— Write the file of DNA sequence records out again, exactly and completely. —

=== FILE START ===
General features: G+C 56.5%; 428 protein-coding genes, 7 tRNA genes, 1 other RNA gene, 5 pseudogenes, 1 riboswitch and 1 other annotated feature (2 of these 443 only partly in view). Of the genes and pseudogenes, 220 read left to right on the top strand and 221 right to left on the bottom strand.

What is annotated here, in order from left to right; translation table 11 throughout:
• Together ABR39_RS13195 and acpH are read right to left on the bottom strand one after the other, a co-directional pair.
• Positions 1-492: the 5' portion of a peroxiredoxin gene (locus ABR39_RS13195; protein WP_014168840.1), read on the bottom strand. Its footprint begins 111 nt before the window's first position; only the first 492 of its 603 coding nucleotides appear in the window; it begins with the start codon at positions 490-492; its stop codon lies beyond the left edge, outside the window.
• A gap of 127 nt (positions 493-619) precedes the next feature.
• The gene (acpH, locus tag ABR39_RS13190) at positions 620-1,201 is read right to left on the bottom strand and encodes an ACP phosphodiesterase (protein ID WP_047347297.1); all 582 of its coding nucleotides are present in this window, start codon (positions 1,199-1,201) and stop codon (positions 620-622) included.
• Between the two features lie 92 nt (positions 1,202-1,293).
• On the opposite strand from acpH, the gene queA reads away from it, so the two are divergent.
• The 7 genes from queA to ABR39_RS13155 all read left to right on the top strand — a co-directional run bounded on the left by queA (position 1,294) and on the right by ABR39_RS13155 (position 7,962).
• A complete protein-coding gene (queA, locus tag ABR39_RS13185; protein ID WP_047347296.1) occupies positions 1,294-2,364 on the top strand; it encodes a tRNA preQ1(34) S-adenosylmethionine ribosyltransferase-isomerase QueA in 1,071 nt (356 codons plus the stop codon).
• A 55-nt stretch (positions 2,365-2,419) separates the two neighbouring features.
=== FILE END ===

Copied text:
General features: G+C 56.5%; 428 protein-coding genes, 7 tRNA genes, 1 other RNA gene, 5 pseudogenes, 1 riboswitch and 1 other annotated feature (2 of these 443 only partly in view). Of the genes and pseudogenes, 220 read left to right on the top strand and 221 right to left on the bottom strand.

What is annotated here, in order from left to right; translation table 11 throughout:
• Together ABR39_RS13195 and acpH are read right to left on the bottom strand one after the other, a co-directional pair.
• Positions 1-492: the 5' portion of a peroxiredoxin gene (locus ABR39_RS13195; protein WP_014168840.1), read on the bottom strand. Its footprint begins 111 nt before the window's first position; only the first 492 of its 603 coding nucleotides appear in the window; it begins with the start codon at positions 490-492; its stop codon lies beyond the left edge, outside the window.
• A gap of 127 nt (positions 493-619) precedes the next feature.
• The gene (acpH, locus tag ABR39_RS13190) at positions 620-1,201 is read right to left on the bottom strand and encodes an ACP phosphodiesterase (protein ID WP_047347297.1); all 582 of its coding nucleotides are present in this window, start codon (positions 1,199-1,201) and stop codon (positions 620-622) included.
• Between the two features lie 92 nt (positions 1,202-1,293).
• On the opposite strand from acpH, the gene queA reads away from it, so the two are divergent.
• The 7 genes from queA to ABR39_RS13155 all read left to right on the top strand — a co-directional run bounded on the left by queA (position 1,294) and on the right by ABR39_RS13155 (position 7,962).
• A complete protein-coding gene (queA, locus tag ABR39_RS13185; protein ID WP_047347296.1) occupies positions 1,294-2,364 on the top strand; it encodes a tRNA preQ1(34) S-adenosylmethionine ribosyltransferase-isomerase QueA in 1,071 nt (356 codons plus the stop codon).
• A 55-nt stretch (positions 2,365-2,419) separates the two neighbouring features.